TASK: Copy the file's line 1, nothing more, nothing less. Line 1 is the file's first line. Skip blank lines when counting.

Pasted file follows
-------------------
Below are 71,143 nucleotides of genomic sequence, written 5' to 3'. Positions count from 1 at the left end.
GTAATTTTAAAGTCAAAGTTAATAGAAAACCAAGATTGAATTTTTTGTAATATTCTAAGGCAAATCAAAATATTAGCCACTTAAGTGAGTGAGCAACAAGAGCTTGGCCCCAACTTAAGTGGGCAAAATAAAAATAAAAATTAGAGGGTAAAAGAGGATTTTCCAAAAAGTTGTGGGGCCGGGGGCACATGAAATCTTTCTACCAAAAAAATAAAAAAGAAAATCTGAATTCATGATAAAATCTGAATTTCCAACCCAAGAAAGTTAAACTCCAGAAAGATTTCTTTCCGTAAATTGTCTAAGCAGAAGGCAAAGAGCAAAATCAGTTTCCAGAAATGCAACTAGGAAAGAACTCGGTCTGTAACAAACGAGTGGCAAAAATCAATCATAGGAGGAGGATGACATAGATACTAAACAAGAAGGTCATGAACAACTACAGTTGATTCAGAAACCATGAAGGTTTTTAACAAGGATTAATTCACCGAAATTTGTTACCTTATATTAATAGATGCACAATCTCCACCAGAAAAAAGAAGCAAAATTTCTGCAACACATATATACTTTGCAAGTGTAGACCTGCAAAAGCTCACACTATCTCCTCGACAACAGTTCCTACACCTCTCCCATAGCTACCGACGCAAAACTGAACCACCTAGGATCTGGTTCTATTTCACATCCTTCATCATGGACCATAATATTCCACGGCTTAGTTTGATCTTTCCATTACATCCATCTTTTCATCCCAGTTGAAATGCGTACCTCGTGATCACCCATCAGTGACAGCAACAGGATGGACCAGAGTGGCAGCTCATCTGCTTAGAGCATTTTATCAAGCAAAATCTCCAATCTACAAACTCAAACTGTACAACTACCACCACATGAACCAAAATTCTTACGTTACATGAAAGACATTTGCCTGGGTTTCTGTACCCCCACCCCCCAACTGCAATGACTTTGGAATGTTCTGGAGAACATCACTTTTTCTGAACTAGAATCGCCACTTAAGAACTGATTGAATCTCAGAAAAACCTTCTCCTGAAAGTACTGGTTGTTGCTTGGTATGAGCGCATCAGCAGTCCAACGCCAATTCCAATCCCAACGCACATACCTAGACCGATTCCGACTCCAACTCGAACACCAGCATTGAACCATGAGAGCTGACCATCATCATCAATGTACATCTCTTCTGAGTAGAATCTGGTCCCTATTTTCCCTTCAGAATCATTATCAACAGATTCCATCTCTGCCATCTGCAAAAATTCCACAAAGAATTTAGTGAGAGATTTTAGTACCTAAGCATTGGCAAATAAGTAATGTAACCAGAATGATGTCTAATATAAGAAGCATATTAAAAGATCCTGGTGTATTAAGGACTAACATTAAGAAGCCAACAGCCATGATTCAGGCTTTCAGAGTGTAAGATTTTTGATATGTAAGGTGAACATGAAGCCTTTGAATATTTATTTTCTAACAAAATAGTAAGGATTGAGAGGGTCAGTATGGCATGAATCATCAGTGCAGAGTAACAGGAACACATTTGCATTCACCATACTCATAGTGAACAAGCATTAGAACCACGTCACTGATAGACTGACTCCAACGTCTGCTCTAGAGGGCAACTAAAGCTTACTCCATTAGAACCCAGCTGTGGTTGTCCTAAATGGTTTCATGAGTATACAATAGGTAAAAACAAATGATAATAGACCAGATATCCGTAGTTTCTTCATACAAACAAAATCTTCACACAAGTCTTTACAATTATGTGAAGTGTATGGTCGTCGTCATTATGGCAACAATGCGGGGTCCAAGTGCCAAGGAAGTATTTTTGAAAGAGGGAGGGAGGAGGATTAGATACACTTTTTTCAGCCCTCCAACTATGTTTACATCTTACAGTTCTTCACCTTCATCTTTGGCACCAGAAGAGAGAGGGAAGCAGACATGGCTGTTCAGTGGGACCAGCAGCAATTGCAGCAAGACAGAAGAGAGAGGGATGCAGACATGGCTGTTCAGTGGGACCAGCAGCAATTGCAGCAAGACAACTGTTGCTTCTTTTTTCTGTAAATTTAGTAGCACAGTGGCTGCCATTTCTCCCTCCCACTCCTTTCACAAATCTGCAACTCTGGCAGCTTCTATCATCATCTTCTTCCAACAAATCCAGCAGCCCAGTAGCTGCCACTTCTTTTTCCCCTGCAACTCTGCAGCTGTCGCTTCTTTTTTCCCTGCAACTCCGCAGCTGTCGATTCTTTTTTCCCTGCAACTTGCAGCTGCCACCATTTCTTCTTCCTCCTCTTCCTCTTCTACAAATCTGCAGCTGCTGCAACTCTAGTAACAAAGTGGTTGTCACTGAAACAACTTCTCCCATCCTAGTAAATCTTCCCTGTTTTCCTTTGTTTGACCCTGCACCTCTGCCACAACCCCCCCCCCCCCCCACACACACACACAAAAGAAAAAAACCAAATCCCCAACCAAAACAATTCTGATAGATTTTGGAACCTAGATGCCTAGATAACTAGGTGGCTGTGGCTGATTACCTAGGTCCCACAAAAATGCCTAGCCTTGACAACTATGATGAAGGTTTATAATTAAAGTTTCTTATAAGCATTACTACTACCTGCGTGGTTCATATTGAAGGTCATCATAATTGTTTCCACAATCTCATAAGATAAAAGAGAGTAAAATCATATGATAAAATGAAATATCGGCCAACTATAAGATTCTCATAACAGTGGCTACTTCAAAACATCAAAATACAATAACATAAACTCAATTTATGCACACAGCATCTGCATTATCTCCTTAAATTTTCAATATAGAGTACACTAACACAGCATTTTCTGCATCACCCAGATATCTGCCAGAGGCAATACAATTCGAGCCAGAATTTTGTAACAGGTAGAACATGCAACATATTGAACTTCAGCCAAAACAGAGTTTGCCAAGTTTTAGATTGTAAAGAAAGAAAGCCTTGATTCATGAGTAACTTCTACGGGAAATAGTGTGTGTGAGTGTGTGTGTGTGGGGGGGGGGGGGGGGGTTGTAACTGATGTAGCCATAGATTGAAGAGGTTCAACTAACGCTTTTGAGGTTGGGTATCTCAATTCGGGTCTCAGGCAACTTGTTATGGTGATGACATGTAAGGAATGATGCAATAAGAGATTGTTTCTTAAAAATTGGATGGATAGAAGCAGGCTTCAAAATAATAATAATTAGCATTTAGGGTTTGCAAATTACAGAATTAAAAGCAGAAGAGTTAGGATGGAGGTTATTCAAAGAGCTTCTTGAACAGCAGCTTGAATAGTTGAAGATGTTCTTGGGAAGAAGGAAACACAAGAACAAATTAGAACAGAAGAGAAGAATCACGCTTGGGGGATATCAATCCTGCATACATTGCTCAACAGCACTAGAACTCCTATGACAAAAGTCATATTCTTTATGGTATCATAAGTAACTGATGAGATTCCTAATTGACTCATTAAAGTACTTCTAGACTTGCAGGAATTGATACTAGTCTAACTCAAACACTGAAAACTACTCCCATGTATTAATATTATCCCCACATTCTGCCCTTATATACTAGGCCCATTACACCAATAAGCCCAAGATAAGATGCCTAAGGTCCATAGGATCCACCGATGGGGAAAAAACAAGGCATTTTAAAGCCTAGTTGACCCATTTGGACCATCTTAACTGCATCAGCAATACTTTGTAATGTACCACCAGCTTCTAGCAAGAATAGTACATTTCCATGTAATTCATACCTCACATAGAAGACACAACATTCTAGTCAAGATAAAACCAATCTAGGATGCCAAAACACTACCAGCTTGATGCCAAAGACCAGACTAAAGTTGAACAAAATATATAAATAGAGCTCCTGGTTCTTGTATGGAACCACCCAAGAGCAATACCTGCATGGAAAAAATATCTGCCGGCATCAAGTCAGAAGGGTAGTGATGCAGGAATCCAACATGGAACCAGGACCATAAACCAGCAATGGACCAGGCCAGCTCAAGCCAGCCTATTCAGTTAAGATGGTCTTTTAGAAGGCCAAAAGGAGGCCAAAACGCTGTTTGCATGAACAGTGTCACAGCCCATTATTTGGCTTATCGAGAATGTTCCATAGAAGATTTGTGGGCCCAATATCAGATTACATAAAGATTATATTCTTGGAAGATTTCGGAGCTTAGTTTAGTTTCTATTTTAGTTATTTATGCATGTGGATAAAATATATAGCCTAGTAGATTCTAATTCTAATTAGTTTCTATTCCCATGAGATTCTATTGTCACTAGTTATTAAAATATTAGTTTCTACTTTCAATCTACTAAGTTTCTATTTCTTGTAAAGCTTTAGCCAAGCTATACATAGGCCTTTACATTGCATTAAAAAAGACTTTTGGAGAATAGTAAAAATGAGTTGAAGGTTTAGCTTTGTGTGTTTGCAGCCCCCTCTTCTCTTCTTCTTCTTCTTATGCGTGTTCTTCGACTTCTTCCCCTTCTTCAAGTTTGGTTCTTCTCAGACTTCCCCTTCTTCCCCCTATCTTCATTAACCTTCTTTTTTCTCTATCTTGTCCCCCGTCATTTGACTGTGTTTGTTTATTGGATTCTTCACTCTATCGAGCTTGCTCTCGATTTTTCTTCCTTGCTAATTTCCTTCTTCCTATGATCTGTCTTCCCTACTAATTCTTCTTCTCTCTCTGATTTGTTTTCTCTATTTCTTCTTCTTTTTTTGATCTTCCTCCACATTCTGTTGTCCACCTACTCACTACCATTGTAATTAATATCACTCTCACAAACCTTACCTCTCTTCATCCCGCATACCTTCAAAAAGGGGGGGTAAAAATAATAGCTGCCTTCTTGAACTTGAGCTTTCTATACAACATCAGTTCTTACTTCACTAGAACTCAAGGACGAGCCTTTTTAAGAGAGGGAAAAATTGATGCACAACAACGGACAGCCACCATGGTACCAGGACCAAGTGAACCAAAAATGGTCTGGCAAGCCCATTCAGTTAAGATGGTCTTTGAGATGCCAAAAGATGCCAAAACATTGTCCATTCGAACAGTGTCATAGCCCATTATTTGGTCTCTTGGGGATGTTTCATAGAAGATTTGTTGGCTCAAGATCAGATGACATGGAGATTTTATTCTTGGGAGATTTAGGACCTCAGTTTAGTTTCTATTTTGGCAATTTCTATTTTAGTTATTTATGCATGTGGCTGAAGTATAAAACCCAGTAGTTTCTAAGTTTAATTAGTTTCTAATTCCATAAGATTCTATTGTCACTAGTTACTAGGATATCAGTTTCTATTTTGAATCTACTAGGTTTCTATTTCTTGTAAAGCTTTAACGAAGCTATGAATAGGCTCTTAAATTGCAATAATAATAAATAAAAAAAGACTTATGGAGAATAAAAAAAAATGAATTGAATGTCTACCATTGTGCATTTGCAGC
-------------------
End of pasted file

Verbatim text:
Below are 71,143 nucleotides of genomic sequence, written 5' to 3'. Positions count from 1 at the left end.